• bvs23bkv33 (unregistered)

    frist frist, just to be redundant

  • Gargravarr (unregistered)

    'Frazzled looking contractors', or quite literally frazzled?

  • RobyMcAndrew (unregistered)

    A friend of mine worked on the traffic boards for the M25. The spec said two separate sets of power and comms, one down the hard shoulder; one down the central reservation. The contractor thought "it would be much cheaper to run both sets of cables down one trench". From here the stories converge.

  • Rogan (unregistered)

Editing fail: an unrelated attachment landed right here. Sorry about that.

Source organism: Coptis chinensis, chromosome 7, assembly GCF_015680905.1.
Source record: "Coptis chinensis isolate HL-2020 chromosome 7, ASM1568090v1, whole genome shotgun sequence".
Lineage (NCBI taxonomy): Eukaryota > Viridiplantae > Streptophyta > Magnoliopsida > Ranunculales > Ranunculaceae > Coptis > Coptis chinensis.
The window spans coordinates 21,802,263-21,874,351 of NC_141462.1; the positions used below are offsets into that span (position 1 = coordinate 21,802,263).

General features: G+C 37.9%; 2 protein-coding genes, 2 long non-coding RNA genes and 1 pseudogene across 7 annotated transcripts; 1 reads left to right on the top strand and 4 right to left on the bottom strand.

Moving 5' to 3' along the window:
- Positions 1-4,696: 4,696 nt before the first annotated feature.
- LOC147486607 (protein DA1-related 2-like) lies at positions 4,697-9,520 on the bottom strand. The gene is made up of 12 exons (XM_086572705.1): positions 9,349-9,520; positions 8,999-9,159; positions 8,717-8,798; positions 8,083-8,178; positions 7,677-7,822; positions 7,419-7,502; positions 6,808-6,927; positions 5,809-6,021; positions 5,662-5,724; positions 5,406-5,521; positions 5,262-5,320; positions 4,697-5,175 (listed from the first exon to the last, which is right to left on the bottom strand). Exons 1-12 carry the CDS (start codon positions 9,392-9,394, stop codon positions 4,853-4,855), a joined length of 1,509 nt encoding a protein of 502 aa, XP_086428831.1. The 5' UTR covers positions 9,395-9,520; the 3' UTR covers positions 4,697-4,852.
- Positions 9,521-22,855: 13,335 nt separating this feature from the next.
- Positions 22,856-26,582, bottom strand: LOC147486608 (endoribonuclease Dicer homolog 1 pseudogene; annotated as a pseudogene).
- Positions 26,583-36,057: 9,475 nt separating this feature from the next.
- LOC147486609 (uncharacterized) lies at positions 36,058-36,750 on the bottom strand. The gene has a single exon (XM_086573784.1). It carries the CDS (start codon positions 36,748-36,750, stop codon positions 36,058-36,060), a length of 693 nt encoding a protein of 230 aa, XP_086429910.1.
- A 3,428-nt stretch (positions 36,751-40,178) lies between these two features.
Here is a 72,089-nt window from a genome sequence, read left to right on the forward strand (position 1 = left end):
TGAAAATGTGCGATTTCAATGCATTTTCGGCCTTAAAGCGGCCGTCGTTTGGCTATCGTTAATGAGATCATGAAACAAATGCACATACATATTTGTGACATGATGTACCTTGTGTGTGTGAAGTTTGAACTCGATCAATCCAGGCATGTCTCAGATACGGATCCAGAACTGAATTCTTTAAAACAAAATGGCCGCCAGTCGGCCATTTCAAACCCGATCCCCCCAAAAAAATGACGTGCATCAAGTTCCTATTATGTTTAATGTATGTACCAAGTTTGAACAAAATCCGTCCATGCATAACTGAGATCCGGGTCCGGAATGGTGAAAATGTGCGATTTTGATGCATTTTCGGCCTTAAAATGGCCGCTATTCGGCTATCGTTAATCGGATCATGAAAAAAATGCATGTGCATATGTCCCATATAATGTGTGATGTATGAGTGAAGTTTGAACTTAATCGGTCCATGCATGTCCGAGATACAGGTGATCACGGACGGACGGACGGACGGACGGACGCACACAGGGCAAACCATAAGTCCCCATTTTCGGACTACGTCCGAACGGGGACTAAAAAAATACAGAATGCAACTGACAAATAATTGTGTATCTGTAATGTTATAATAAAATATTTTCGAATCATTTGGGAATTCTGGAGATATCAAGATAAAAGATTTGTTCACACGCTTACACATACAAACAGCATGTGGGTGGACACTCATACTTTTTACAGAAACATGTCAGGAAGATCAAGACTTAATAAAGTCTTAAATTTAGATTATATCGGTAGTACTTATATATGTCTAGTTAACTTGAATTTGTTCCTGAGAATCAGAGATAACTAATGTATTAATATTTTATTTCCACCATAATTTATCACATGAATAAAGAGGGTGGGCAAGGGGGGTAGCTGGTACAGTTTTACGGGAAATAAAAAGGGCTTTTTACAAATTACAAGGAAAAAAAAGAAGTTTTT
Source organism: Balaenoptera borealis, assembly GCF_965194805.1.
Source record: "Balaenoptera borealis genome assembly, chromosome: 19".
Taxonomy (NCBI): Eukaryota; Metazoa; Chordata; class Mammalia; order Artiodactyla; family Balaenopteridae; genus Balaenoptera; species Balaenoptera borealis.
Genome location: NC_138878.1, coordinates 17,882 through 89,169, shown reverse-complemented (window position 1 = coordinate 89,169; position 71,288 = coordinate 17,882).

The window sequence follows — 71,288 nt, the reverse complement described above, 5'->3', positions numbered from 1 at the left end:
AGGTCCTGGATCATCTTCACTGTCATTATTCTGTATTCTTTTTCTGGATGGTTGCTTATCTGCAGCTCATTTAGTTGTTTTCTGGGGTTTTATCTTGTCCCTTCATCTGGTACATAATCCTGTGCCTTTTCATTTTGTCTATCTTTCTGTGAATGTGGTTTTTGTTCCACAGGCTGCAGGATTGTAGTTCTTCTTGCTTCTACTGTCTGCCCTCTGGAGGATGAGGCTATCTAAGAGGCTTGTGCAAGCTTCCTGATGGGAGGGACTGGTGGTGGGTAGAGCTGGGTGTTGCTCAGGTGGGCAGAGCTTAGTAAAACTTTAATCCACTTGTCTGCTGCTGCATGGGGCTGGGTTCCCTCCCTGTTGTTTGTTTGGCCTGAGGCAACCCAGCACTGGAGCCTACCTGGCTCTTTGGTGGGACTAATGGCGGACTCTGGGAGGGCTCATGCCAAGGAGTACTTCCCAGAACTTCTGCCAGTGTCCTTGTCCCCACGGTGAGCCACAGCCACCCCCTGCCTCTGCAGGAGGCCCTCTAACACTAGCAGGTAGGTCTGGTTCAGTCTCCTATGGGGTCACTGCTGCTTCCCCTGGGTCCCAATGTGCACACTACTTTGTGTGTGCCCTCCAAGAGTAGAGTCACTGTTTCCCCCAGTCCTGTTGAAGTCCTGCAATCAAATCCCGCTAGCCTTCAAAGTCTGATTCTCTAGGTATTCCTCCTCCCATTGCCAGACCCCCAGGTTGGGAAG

I worked at the local electrical utility for a few years, looking after their control room. As you can imagine, redundancy was the word there too! In the age of coaxial Ethernet, we had redundant networking, redundant MMI (man machine interface) workstations, redundant ADM servers, redundant COMM servers, etc, etc. All fed from redundant power (blue and red), each of blue and red power circuits had their own 6kVA UPS. The two 6kVA UPS's were backed up by a 16kVA UPS, which could be fed from any of 2 independent electrical infeeds (2 different islands!), as well as by a generator. Should be good, right? Um ...

    So, every Friday, the generator got tested. 9am, switch off the two infeeds, power on the genny, make sure it was working fine, then turn off and switch back to the primary infeed. Midnight on Friday, I get a call, everything has gone dark!